Q&A w/ Shanterra McBride
Keynote Speaker for 2020 Teaching Family Association Conference, Hosted by Methodist Family Health

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The Teaching Family Association is an international association that works with children and adults who have experienced trauma, and have developed an effective model for working with these vulnerable groups. Each year, TFA hosts an annual conference where professionals in the human and social services arenas come together for outstanding educational opportunities and learning experiences. 

This year’s conference, scheduled for Oct. 18 – 20, was intended to take place in North Little Rock but was upended due to the COVID-19 pandemic. Methodist Family Health, which is a Teaching Family Association accredited organization, is the host of this year’s event, which will now take place in a virtual setting.

The keynote speaker for the TFA conference is Shanterra McBride, an author, motivational speaker, educator and coach who works mainly with youth who have experienced trauma. Many in the Arkansas Conference might recognize her name as the keynote speaker for Veritas 2020.

Get to know more about Shanterra below, and learn more about TFA by visiting their website,

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You’re the founder of a life coaching organization, an author, a motivational speaker, and an educator. Where does your passion for helping people, specifically young people, come from?
I’ve been blessed with wonderful mentors and amazing teachers, in and out of the classroom. One of those teachers was my Girl Scout leader (Troop 1503). When I was in middle school, around 12 years-old, we volunteered at a foster home for babies and toddlers. We played games and read stories and just spent an afternoon thinking we were there to give. Instead, we walked away feeling so much love and joy and left talking about what we gained, even at that age. From there, I knew I wanted to work with young people in some kind of capacity. I always had wonderful teachers and mentors who saw me and that has always inspired me to make sure I let young people know I see them.

When you talk to young people, what are some topics that you usually cover and why?
When talking to young people I hope to meet them in the place that is relevant for them. Friendships, relationships, body image, and the impact of social media on all this. I also talk with them about making an impact on their communities, now. Here lately, with everything going on in the world with race relations, I have been in conversations with young people helping them understand the division and giving them tools to be the change they wish to see. The beautiful thing is most young people are disheartened by the division and want to create a culture where everyone is treated equally. They are teaching adults how to be more inclusive, loving and kind.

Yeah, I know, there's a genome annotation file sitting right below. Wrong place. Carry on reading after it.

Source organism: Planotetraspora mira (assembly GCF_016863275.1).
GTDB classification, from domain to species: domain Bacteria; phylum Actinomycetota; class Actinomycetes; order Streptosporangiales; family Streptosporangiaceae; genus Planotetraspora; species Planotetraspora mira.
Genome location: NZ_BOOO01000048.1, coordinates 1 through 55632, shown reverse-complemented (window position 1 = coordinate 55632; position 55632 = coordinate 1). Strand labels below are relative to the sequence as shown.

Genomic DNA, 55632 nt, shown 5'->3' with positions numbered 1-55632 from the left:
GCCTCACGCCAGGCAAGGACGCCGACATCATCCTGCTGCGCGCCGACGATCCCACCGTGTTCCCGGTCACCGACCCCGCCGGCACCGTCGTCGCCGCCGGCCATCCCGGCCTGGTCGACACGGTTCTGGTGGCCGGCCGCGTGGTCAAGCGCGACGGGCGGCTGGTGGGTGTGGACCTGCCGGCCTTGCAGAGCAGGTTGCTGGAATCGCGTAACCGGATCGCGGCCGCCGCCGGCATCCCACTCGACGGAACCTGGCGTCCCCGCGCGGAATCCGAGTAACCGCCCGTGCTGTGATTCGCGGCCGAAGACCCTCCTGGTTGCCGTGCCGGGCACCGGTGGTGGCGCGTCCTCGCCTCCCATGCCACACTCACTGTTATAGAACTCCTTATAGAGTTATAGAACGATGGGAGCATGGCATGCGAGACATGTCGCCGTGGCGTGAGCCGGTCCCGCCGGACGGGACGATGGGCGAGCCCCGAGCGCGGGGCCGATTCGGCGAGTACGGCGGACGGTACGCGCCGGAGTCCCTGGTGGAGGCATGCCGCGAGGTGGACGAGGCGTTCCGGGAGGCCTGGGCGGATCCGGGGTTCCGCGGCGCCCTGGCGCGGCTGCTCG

You’re this year’s keynote speaker for the Teaching Family Association Conference. What are some of the topics you will cover with the people attending the conference?
I’m really looking forward to the Teaching Family Association Conference. I will be talking with participants on how You Are The Root: Strong, Planted and Purposed, where I’ll share true-life stories and frameworks that have real power to motivate and mend the attendees and remind us how we’re connected and do better together than alone. I hope people will leave inspired, equipped, and ready to make stronger connections.

What is one of the most important things for people who work with youth and young adults who have been through trauma or disruptive family situations to know?
Young people need to know that they are seen, heard, liked and loved. One of remnants of trauma or disruptive family situations is believing you’re invisible, that no one else knows, no one sees or that no one cares. One of the fundamental youth needs is safety and structure. When a young person experiences trauma, that need is shaken. The people who get to create safety and structure with the young person who has experienced trauma will be tasked to remember young people may test our sincerity and even commitment to them before they trust the safety and structure is there. It’s a constant reminder for us to see the young person, hear them, even when they aren’t using words, find something to like about them and let them know, and love them for who they are, not for who they may become.

You were a youth director at a United Methodist Church in Dallas, and still serve in various capacities at your local UMC. How does your faith as Methodist shape the way you speak to and teach people?
My faith inspires everything I do. One of my favorite truths of the United Methodist Church is how we as believers cannot just be observers when it comes to seeking justice and liberty for everyone. God’s love for me compels me to love others. God’s love for me calls me to mend, motivate and empower people, young and young at heart, to believe they are without reservation, completely marvelous.


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